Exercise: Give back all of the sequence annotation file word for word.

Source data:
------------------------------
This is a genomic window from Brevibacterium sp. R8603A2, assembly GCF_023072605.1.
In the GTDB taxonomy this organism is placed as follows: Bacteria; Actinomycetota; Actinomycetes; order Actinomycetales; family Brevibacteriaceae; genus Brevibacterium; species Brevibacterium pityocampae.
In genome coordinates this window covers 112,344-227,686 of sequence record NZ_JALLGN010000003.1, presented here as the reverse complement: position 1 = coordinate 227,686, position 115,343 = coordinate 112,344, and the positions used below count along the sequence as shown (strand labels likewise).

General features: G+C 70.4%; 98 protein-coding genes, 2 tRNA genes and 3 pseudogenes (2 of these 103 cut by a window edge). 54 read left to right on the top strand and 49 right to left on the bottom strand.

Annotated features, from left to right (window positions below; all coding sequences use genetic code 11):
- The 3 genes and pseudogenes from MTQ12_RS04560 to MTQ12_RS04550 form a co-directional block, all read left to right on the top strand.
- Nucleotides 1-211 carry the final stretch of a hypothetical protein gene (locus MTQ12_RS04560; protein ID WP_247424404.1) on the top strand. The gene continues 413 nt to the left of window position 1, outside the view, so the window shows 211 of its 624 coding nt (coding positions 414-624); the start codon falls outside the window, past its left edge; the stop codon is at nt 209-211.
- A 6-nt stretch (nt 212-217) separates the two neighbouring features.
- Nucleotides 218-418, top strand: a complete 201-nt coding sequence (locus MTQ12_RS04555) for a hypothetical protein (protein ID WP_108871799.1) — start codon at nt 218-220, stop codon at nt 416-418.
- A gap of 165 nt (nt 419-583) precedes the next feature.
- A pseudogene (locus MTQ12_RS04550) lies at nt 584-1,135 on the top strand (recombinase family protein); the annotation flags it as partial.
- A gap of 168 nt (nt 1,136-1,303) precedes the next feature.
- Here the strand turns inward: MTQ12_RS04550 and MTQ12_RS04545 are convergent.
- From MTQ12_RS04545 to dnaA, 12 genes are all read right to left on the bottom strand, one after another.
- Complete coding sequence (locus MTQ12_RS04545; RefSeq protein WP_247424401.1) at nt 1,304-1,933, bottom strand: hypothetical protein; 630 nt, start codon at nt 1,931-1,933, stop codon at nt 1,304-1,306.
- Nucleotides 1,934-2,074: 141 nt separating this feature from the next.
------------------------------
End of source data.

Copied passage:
This is a genomic window from Brevibacterium sp. R8603A2, assembly GCF_023072605.1.
In the GTDB taxonomy this organism is placed as follows: Bacteria; Actinomycetota; Actinomycetes; order Actinomycetales; family Brevibacteriaceae; genus Brevibacterium; species Brevibacterium pityocampae.
In genome coordinates this window covers 112,344-227,686 of sequence record NZ_JALLGN010000003.1, presented here as the reverse complement: position 1 = coordinate 227,686, position 115,343 = coordinate 112,344, and the positions used below count along the sequence as shown (strand labels likewise).

General features: G+C 70.4%; 98 protein-coding genes, 2 tRNA genes and 3 pseudogenes (2 of these 103 cut by a window edge). 54 read left to right on the top strand and 49 right to left on the bottom strand.

Annotated features, from left to right (window positions below; all coding sequences use genetic code 11):
- The 3 genes and pseudogenes from MTQ12_RS04560 to MTQ12_RS04550 form a co-directional block, all read left to right on the top strand.
- Nucleotides 1-211 carry the final stretch of a hypothetical protein gene (locus MTQ12_RS04560; protein ID WP_247424404.1) on the top strand. The gene continues 413 nt to the left of window position 1, outside the view, so the window shows 211 of its 624 coding nt (coding positions 414-624); the start codon falls outside the window, past its left edge; the stop codon is at nt 209-211.
- A 6-nt stretch (nt 212-217) separates the two neighbouring features.
- Nucleotides 218-418, top strand: a complete 201-nt coding sequence (locus MTQ12_RS04555) for a hypothetical protein (protein ID WP_108871799.1) — start codon at nt 218-220, stop codon at nt 416-418.
- A gap of 165 nt (nt 419-583) precedes the next feature.
- A pseudogene (locus MTQ12_RS04550) lies at nt 584-1,135 on the top strand (recombinase family protein); the annotation flags it as partial.
- A gap of 168 nt (nt 1,136-1,303) precedes the next feature.
- Here the strand turns inward: MTQ12_RS04550 and MTQ12_RS04545 are convergent.
- From MTQ12_RS04545 to dnaA, 12 genes are all read right to left on the bottom strand, one after another.
- Complete coding sequence (locus MTQ12_RS04545; RefSeq protein WP_247424401.1) at nt 1,304-1,933, bottom strand: hypothetical protein; 630 nt, start codon at nt 1,931-1,933, stop codon at nt 1,304-1,306.
- Nucleotides 1,934-2,074: 141 nt separating this feature from the next.